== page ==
Studies have shown that having confidence in the kitchen leads to fewer fast food meals and more meals as a family to strengthen a healthy lifestyle. A study in the Journal of Nutrition Education and Behavior also highlights that young adults with strong cooking skills are more inclined to eat healthy as an adult. This summer, kids are getting to experience food moving from farm-to-table and work on building healthy habits through unique cooking and nutrition classes at Stony Brook Medicine.
Stony Brook Medicine is committed to helping kids gain kitchen experience and learn healthier cooking habits at an early age. This August, 14 kids between the ages of 7 through 10 established healthier cooking habits through learning healthy recipes. On day one of the Healthy Cooking and Baking Classes, kids made hummus and veggie wraps, tabbouleh and fruit smoothies. The three-day series teaches kids how to prepare their own meals and pick produce from the 2,242-square-foot rooftop garden known as Stony Brook Heights Rooftop Farm. The hospital’s rooftop farm supplies approximately 1,500 pounds of produce per year for patient meal trays and local charities. The program is organized by the Department of Family, Population & Preventive Medicine’s Nutrition Division.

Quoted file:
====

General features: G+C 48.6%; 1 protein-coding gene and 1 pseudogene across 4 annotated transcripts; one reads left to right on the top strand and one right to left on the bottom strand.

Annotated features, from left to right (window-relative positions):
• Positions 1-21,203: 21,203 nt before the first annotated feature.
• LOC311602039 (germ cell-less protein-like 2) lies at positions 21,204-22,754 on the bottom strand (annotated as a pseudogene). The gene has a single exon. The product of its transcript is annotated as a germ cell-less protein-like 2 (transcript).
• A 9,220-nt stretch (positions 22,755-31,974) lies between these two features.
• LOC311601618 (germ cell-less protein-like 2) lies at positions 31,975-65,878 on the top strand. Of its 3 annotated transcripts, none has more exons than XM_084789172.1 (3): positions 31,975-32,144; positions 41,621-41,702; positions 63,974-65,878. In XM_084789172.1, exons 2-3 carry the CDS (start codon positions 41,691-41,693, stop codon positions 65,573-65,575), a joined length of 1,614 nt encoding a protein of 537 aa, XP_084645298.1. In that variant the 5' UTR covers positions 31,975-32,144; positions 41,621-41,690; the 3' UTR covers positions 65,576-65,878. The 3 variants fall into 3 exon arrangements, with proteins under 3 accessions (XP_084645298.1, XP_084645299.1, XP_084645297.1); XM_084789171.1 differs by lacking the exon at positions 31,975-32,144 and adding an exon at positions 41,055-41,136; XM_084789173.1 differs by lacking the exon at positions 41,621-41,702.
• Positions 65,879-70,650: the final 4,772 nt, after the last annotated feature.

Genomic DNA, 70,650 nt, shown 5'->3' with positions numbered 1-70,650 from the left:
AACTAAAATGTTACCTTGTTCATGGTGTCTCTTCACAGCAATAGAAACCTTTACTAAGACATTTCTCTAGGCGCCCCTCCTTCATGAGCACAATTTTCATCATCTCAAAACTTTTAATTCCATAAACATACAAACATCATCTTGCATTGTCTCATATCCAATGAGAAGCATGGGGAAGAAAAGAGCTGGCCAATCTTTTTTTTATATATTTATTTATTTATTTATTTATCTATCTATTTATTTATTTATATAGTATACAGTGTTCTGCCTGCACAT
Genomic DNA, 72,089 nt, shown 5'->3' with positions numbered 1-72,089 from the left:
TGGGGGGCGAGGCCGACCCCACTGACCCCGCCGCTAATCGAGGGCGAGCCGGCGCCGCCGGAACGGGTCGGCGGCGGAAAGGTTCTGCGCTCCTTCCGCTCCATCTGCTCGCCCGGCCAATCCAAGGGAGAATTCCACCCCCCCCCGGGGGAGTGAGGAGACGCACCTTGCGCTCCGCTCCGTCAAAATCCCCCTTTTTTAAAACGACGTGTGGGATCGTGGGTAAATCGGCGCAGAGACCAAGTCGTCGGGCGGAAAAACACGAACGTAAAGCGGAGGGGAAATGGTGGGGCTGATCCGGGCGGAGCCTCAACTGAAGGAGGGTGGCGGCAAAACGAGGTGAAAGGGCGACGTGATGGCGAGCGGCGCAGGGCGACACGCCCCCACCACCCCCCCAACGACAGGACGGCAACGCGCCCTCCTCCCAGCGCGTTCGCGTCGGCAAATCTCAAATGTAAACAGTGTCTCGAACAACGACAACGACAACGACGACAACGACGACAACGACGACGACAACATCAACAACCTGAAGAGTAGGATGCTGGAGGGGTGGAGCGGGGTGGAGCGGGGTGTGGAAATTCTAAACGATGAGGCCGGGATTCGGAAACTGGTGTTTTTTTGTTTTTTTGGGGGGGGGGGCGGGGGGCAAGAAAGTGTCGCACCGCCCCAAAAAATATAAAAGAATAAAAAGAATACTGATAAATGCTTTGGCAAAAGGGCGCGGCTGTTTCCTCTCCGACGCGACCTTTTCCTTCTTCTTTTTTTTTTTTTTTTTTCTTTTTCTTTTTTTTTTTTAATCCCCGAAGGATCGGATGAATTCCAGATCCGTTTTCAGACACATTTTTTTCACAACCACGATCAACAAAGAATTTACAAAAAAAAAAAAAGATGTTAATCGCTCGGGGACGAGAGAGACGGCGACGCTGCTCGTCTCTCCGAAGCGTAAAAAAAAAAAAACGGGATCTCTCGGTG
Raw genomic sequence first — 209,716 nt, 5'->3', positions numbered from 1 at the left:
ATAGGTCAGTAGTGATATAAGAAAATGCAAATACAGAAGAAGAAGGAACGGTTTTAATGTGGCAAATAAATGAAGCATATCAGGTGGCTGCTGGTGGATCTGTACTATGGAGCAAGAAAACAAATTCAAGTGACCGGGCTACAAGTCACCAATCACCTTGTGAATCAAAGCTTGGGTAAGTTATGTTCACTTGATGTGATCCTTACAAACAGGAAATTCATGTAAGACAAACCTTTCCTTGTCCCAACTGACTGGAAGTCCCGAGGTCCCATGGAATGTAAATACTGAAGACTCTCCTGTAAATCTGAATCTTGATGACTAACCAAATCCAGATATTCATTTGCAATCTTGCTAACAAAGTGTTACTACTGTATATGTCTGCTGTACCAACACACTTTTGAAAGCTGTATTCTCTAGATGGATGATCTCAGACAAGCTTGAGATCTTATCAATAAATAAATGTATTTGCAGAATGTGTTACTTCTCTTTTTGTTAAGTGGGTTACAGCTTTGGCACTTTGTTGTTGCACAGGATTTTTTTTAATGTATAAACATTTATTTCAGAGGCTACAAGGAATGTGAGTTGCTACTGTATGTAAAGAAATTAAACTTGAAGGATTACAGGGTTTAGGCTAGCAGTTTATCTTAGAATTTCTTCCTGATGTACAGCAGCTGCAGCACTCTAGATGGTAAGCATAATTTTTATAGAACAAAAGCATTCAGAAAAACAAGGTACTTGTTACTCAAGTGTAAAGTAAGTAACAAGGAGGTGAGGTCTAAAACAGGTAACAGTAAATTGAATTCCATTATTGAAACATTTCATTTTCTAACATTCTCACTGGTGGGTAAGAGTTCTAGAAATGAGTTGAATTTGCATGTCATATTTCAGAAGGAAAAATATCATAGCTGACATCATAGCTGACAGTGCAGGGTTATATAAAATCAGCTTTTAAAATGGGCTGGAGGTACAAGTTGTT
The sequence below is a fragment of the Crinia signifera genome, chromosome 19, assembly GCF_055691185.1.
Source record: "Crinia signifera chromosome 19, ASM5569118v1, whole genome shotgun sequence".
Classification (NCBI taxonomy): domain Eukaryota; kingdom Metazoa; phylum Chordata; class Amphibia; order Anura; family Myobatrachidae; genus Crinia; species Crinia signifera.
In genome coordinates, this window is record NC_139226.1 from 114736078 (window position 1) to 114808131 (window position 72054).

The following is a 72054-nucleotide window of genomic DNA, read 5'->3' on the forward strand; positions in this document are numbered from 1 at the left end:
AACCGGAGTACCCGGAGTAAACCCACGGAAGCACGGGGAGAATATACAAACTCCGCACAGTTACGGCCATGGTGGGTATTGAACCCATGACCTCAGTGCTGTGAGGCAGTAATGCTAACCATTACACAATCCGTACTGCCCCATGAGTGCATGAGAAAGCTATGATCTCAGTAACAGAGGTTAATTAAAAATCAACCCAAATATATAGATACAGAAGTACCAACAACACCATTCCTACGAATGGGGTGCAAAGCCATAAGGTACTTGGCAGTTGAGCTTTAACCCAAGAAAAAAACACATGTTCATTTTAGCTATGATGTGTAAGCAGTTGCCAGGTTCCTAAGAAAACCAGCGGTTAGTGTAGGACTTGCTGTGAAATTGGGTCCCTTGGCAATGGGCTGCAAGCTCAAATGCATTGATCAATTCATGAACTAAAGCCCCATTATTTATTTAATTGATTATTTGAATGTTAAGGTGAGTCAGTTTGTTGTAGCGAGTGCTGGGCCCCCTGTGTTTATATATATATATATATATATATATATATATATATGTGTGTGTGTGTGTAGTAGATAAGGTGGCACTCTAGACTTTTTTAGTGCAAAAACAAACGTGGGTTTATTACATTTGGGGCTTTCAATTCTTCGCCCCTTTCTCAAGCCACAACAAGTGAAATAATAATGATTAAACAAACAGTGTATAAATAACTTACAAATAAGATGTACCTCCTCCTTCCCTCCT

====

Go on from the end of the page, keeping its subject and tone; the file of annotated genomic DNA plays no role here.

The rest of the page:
Kids also learned about how food and ingredients are grown; harvested and chose ingredients to prepare healthier food options; tried a variety of fruit and vegetables with the health benefits behind them; and learned proper use of kitchen equipment to prepare meals using ingredients they picked by hand. In addition, each gained a hands-on approach to sustainable methods in farming, such as composting, choosing local foods and water conservation.